What It Really Means When Your Baby Drools A Lot

We all know that babies drool. Bibs aren't just for catching food or dribbled milk — they might also be useful for soaking up all that slippery saliva. By the time your baby is a couple of months old, a soggy onesie or blanket might be a common sight. From about 3 to 6 months of age, drooling is a common habit. In fact, it's perfectly normal for healthy children under 2 years old to experience at least some drooling (via Birth Injury Help Center).

According to HealthyChildren.org, a website run by the American Academy of Pediatrics, extra saliva in infants helps to soothe painful gums, makes swallowing easier, softens solid foods, washes away food residue, and protects your baby's teeth. There's even a "natural antacid in saliva [that] neutralizes stomach acid and aids digestion," according to the site. So drooling is normal and useful — but is there such a thing as too much?

When drool can become a concern

Excessive drooling, or sialorrhea, can occur for a number of reasons. Typically, excessive drooling can be connected to low muscle tone, low sensitivity in the mouth area, and trouble swallowing (via Birth Injury Help Center). According to a study in Paediatrics and Child Health, if your child has mild drooling with no other functional or psychological impairment, it's probably not a cause for concern. But if your child is drooling an excessive amount and it's accompanied by other symptoms, it may potentially be a sign of a more severe issue.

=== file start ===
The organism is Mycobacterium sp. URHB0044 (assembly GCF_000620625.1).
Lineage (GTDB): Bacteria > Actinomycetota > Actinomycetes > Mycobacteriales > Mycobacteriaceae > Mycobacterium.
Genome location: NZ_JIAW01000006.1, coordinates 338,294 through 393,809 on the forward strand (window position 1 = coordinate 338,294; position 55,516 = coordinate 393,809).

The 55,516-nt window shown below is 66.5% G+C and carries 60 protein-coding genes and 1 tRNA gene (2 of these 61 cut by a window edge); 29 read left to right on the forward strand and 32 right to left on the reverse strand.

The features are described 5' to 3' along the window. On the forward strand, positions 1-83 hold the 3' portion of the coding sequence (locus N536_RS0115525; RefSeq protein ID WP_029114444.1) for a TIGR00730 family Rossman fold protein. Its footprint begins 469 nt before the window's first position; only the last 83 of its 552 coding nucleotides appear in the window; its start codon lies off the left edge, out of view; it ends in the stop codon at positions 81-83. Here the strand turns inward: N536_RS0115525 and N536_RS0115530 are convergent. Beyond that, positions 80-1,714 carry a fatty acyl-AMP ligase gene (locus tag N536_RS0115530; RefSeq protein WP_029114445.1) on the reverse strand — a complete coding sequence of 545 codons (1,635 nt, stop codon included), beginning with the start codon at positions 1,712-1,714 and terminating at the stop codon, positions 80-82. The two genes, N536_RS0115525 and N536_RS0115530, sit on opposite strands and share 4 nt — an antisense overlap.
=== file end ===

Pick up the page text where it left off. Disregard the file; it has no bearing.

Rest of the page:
According to Nationwide Children's Hospital, sialorrhea is usually the product of "a decrease in normal control of oral (mouth and throat) sensation and motor function," manifesting in the "inability to manage normal swallowing of saliva or inattention to the need to swallow saliva." While there are multiple causes of this, it may be the result of a central nervous system and muscular disorder, such as cerebral palsy, or brain abnormalities, such as traumatic brain injury. It can also be a symptom of gastroesophageal reflux and various developmental delays, according to a study in Paediatrics and Child Health.

Because drooling can be such a common occurrence, it's important to consult with your child's pediatrician. A multitude of treatment options are available depending on what's needed and what's best for your child. In the meantime, keep calm and keep that drool bib handy.